How to Use Vector Masks in Photoshop CS6 - dummies

How to Use Vector Masks in Photoshop CS6

By Barbara Obermeier

When you create a vector mask, Photoshop CS6 “masks,” or hides, what is outside the mask and displays what is contained inside the mask. If you delete a vector mask, you’re left with the layer displaying in totality.

Like all vector objects, vector paths print at the full resolution of the printer and are resolution-independent.

You can edit a shape that Photoshop has saved as a vector mask at any time. Simply click the vector mask thumbnail to select it. Then, use the Shape and Pen tools to edit the shape.

Here are some additional things you can do with a vector mask:

  • To remove a vector mask, drag its thumbnail in the Layers panel to the Trash icon at the bottom of the panel. You can also select the layer and choose Layer→Vector Mask→Delete.

  • To enable or disable a vector mask, Shift-click its thumbnail in the Layers panel, or select the layer and choose Layer→Vector Mask→Disable (or Enable). Photoshop marks the thumbnails of disabled vector masks with an X.

  • You can convert a vector mask to a layer mask by selecting the layer and choosing Layer→Rasterize→Vector Mask.

There is an additional tool to refine masks — both vector and pixel. Choose Window→Properties to bring up this useful panel. Move the Feather slider to soften the edges of your hard-edged vector mask. Drag the Density slider to control the opacity of the areas outside the vector mask.

Here’s how to create a vector mask.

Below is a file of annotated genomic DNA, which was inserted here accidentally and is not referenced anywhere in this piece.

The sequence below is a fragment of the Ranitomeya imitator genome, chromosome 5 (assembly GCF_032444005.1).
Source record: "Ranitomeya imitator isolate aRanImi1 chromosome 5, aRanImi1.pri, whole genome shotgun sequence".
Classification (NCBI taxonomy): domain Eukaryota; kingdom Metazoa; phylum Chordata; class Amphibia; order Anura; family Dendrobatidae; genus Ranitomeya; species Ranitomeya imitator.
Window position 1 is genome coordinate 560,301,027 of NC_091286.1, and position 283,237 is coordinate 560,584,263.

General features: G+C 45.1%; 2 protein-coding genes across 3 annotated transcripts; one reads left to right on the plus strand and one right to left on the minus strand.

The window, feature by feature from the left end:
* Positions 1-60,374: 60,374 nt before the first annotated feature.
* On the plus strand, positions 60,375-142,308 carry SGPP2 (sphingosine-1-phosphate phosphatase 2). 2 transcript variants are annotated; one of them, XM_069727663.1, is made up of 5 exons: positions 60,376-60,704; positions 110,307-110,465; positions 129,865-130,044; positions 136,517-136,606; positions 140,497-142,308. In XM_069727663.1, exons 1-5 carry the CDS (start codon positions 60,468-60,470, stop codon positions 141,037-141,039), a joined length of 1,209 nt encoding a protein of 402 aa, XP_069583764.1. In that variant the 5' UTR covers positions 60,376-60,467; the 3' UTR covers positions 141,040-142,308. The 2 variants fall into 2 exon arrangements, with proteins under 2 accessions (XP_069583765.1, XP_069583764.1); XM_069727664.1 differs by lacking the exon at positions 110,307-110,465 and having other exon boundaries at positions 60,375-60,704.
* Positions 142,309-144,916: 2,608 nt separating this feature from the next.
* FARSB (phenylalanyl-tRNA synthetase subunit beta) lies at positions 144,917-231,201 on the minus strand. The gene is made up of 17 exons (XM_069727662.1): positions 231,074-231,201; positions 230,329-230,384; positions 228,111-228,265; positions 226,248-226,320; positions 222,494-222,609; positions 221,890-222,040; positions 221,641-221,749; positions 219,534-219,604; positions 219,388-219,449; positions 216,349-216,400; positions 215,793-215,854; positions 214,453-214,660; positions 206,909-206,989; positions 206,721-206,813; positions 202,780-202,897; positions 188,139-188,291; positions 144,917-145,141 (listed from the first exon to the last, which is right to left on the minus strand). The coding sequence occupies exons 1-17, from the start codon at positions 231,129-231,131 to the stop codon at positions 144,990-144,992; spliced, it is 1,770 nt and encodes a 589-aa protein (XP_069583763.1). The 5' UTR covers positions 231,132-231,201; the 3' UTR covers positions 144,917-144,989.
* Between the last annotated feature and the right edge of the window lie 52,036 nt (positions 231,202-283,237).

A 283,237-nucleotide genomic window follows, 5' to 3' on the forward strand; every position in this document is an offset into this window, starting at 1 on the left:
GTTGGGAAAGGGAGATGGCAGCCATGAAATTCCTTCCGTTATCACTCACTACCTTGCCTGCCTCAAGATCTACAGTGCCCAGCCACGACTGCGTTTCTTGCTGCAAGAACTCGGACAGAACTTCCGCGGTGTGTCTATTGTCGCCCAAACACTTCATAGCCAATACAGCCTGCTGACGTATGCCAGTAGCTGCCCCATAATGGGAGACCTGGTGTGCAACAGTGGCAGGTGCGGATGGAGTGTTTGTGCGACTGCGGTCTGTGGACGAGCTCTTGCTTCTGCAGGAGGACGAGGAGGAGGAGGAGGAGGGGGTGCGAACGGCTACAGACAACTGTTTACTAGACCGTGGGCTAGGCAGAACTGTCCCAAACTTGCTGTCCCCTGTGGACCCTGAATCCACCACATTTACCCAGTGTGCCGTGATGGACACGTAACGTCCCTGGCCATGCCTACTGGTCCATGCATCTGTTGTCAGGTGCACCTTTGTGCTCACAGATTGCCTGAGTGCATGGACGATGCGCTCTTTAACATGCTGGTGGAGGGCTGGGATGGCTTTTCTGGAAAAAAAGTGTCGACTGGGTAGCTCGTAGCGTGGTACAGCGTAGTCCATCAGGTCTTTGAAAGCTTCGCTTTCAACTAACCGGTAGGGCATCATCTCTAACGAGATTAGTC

1. Do one of two things:

    • Select the Pen tool from the Tools panel or press Shift+P until the Pen tool is selected.

    • Select any of the Shape tools, except the Line tool.

  2. Depending on your choice in Step 1, draw your path with the Pen tool or your shape with the Shape tool.

  3. Select Mask mode on the Options bar.

    If you are drawing a shape with the Pen tool you must close your path (a small circle appears next to the Pen icon). Otherwise, the mask may not be created.

    In addition to your work path in the Paths panel, you see the creation of a layer vector mask path in your Paths panel.

  4. Note that the image is hidden outside of the path of the vector mask. If you need to edit the vector mask path, do so with the Direct Selection tool (white arrow).

    The display of the image will dynamically update as the path is edited. You can also transform (scale, rotate, and so on) the path of the vector mask.

    [Credit: © Johnson Image #6952750]
    Credit: © Johnson Image #6952750